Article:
Church helps after devastating hurricanes; funding issues next big challenge
By Jessica Brodie
First came Hurricane Harvey, devastating the Gulf Coast Aug. 25 and leaving more than 80 people dead, 30,000 displaced and billions of dollars in losses in its wake.
Next up was Hurricane Irma, initially a Category 5 storm making a beeline for the Georgia-South Carolina border as thousands of coastal residents evacuated. More than 100 people in Florida, Georgia and the Caribbean died as the monstrous storm gained traction. But as the days passed, the storm swerved west and missed much of this state, though it left a swath of downed trees, power outages and flooding Sept. 11 as it went.
On its heels was Hurricane Maria, also a Category 5 that, as of press time Sept. 22, had crippled Puerto Rico and the island of Dominica and claimed at least 15 lives.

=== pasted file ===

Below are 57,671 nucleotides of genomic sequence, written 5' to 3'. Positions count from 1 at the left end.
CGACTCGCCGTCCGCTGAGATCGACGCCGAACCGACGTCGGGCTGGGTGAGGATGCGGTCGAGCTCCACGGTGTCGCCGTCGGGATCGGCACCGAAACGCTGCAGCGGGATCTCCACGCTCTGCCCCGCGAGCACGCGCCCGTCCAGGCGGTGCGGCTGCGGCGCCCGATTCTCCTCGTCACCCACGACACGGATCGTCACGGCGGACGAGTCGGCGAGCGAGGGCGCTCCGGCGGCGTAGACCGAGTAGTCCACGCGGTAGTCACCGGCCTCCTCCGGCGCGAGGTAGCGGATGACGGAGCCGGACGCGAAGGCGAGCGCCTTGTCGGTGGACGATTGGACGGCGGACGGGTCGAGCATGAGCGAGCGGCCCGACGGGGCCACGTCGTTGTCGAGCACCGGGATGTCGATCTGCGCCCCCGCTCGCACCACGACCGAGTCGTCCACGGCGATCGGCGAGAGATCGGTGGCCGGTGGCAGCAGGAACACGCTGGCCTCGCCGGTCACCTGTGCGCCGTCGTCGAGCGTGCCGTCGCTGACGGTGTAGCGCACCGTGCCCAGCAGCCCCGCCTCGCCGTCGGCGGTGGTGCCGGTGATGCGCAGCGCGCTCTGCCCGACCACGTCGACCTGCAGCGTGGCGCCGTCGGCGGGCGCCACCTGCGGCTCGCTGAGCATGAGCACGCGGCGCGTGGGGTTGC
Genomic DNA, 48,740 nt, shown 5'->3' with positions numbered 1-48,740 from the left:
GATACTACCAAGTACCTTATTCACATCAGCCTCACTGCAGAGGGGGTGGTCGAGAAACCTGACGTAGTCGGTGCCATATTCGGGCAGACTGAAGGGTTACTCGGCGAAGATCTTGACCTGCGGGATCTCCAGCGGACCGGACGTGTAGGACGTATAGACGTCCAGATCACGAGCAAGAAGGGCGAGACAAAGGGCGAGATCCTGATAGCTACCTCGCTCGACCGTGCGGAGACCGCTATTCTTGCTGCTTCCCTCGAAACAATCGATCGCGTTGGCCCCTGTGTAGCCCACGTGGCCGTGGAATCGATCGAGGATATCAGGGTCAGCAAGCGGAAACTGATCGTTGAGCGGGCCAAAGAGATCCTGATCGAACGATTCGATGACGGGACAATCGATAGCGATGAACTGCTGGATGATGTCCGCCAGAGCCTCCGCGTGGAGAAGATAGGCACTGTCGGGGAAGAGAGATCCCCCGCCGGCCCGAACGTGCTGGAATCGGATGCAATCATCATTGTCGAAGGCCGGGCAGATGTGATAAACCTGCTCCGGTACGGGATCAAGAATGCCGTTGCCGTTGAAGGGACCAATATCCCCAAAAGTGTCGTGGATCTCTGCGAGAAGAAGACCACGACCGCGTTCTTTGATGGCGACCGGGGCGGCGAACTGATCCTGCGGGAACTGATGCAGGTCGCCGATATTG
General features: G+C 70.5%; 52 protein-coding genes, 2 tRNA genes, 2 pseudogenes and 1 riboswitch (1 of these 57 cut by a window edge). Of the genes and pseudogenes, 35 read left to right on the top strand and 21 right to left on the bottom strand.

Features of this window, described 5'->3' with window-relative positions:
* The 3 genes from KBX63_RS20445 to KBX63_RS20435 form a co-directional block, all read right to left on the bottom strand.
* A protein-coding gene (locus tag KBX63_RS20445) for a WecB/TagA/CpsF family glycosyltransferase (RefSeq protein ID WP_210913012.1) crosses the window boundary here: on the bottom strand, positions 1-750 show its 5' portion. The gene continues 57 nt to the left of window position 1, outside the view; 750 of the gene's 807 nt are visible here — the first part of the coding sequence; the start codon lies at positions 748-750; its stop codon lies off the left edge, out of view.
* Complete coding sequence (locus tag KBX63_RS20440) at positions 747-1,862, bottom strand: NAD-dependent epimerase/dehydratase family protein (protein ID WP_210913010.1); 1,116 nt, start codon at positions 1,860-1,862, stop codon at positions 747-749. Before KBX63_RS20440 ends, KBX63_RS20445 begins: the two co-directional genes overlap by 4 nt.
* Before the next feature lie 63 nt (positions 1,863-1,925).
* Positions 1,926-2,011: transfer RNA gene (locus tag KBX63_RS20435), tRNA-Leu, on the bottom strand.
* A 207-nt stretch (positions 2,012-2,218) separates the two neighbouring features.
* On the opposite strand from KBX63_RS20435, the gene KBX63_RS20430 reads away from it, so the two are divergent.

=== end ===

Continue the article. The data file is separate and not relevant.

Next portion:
“It’s been a very busy hurricane season, and in many ways it’s been a record-setting season,” said Matt Brodie, disaster response coordinator for the South Carolina Conference of The United Methodist Church. He said two Category 5 hurricanes have already hit this year, and Irma made headlines as the strongest hurricane ever to form in the Atlantic outside the Caribbean or Gulf of Mexico. “For longtime residents of South Carolina, it’s also brought back a lot of memories of Hurricane Hugo and the pain, anxiety and devastation it caused us 25 years ago.”
While most of this state was spared the worst so far this year, small pockets of South Carolina were hard-hit by Irma, particularly in Charleston and the Upstate. Now, in the aftermath of the storms—and as they keep a watchful eye on the weather for what might come next—South Carolina United Methodists are doing what they can to help storm victims here, as well as across the Southeast.
From assembling cleaning buckets, health kits and school kits to deploying disaster response teams to the areas with the most need, the church is stepping up in a variety of ways to be the hands and feet of Christ.